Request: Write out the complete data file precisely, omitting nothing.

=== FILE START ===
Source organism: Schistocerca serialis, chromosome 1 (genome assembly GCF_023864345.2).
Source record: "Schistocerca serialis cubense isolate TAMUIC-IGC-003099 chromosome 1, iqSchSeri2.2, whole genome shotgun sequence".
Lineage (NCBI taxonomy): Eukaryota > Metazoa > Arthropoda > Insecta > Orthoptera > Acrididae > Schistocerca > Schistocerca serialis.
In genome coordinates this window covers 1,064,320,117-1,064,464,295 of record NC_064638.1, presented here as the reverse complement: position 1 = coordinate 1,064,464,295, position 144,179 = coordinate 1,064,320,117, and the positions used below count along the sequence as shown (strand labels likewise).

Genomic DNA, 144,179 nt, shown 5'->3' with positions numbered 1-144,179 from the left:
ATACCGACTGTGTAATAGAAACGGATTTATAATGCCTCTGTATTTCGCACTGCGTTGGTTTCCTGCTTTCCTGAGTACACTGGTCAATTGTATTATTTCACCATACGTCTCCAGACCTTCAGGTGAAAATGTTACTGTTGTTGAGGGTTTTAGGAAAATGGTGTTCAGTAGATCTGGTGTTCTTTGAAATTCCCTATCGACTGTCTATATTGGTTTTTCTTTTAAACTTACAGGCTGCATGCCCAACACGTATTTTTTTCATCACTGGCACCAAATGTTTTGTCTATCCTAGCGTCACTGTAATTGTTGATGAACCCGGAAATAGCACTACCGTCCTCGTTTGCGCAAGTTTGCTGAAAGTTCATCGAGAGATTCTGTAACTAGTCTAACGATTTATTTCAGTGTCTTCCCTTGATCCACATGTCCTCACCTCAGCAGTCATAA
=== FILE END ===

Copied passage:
Source organism: Schistocerca serialis, chromosome 1 (genome assembly GCF_023864345.2).
Source record: "Schistocerca serialis cubense isolate TAMUIC-IGC-003099 chromosome 1, iqSchSeri2.2, whole genome shotgun sequence".
Lineage (NCBI taxonomy): Eukaryota > Metazoa > Arthropoda > Insecta > Orthoptera > Acrididae > Schistocerca > Schistocerca serialis.
In genome coordinates this window covers 1,064,320,117-1,064,464,295 of record NC_064638.1, presented here as the reverse complement: position 1 = coordinate 1,064,464,295, position 144,179 = coordinate 1,064,320,117, and the positions used below count along the sequence as shown (strand labels likewise).

Genomic DNA, 144,179 nt, shown 5'->3' with positions numbered 1-144,179 from the left:
ATACCGACTGTGTAATAGAAACGGATTTATAATGCCTCTGTATTTCGCACTGCGTTGGTTTCCTGCTTTCCTGAGTACACTGGTCAATTGTATTATTTCACCATACGTCTCCAGACCTTCAGGTGAAAATGTTACTGTTGTTGAGGGTTTTAGGAAAATGGTGTTCAGTAGATCTGGTGTTCTTTGAAATTCCCTATCGACTGTCTATATTGGTTTTTCTTTTAAACTTACAGGCTGCATGCCCAACACGTATTTTTTTCATCACTGGCACCAAATGTTTTGTCTATCCTAGCGTCACTGTAATTGTTGATGAACCCGGAAATAGCACTACCGTCCTCGTTTGCGCAAGTTTGCTGAAAGTTCATCGAGAGATTCTGTAACTAGTCTAACGATTTATTTCAGTGTCTTCCCTTGATCCACATGTCCTCACCTCAGCAGTCATAA